David Frost (AFP / François WALSCHAERTS), British Foreign Secretary for Brexit in Brussels on October 15, 2021
The British government on Wednesday called on the European Union (EU) to “remain calm” and “keep a sense of proportion” in the face of the threat of trade disputes over post-Brexit arrangements in Northern Ireland.
London demands an in-depth renegotiation of the Northern Irish Protocol concluded within the framework of Brexit, which will put the British province into practice in a single European market.
Brussels denies, only proposes changes, and the debates that have taken place in recent weeks have been stagnant.
Failing to obtain satisfaction, London threatened to seek Article 16 of the Code, which allows the unilateral suspension of certain rules. In response, Europeans raised the possibility of suspending the free trade agreement in force from the beginning of this year, which made it possible in extremism to avoid the economically very painful “no deal”.
“I humbly recommend to our European friends to remain calm and to maintain a sense of proportion,” Brexit Secretary of State David Frost told the House of Lords.
“We can all act dangerously only if the EU acts proportionately and decides to aggravate the problems in Northern Ireland rather than reduce them,” he added.
He assured that the talks have not yet reached an irreversible stage. “I’m not going to abandon this process until it is clear that nothing more can be done,” he said, warning that if so, “Section 16 security measures are our only option.”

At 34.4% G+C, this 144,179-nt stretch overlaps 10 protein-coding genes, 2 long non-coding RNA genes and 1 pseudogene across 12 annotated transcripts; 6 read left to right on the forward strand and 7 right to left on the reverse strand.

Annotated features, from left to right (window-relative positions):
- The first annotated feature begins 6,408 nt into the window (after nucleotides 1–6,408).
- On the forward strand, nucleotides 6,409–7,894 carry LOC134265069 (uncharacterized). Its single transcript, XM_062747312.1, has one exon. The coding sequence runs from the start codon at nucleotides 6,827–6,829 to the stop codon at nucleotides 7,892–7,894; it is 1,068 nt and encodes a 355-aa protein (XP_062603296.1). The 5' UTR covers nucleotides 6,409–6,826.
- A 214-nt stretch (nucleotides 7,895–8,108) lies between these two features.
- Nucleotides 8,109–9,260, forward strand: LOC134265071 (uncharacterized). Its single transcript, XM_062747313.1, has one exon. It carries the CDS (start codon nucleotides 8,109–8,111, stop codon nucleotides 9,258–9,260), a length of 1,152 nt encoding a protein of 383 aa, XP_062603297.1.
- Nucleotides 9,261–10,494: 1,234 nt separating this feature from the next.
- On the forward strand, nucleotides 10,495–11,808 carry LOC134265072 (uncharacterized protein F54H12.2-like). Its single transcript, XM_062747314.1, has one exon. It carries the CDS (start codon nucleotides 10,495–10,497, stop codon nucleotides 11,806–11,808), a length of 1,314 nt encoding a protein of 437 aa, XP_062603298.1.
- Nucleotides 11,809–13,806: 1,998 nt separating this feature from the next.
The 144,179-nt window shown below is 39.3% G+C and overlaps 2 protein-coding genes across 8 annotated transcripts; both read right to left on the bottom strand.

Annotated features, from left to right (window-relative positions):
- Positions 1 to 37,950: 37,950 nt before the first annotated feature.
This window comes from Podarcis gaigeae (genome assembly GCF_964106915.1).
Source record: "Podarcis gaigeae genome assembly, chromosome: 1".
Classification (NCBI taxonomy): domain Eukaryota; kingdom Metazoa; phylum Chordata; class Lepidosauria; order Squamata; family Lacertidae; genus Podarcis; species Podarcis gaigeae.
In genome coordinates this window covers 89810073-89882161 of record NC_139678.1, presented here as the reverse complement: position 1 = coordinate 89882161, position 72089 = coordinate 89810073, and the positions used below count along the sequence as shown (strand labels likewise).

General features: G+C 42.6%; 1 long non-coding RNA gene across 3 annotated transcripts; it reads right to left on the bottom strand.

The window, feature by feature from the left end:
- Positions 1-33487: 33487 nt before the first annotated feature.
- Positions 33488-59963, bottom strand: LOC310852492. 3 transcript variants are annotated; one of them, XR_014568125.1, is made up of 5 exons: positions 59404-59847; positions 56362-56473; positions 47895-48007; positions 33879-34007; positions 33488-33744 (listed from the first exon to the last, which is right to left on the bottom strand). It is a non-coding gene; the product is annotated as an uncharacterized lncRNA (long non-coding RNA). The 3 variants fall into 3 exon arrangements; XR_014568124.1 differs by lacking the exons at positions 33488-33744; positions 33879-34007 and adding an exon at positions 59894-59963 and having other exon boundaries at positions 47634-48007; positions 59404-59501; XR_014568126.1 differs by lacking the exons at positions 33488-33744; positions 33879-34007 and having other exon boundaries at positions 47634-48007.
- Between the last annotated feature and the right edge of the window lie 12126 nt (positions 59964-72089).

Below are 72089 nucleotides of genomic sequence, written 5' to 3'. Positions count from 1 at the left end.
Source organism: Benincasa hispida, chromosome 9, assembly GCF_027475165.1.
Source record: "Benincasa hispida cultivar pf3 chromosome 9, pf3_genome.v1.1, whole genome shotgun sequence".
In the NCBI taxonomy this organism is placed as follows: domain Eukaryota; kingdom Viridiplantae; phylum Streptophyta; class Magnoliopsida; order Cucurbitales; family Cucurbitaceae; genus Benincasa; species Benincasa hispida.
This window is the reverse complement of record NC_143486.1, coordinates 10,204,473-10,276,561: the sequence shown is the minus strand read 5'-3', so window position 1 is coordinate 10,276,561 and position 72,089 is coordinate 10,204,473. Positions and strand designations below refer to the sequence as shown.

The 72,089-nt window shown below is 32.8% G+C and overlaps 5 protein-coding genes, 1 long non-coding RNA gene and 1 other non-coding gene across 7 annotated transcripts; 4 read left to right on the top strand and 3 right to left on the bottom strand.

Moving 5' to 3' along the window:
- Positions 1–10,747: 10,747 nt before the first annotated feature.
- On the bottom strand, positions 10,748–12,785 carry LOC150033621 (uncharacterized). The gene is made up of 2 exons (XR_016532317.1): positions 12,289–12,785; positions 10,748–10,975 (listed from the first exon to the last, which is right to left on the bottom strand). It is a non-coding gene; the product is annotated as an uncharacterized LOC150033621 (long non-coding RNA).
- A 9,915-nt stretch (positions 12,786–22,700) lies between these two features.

Faced with a growing risk of trade conflict, Ireland said on Tuesday it would work to “dust off” the plan, which was prepared at last year’s “No Contract” event.
In a series of calls on Wednesday with representatives of various Northern Irish parties, the Prime Minister of the Republic of Ireland, Michael Martin, underlined the EU’s commitment to resolving the real problems of implementation. His services said in a statement that he had stressed the need to give “every chance of success” to the discussions between Brussels and London.
The protocol, which has been in force since 1998, prohibits the withdrawal of the British province from the European Union and the single market to the island of Ireland.
The new measures disrupted supplies in Northern Ireland and angered trade unionists based in the United Kingdom, re-creating social tensions.
London in particular is demanding the abolition of the EU Court’s right to hear, instead of an “international arbitrator”, a change that is unacceptable to Europeans.
gmo-spe / fjb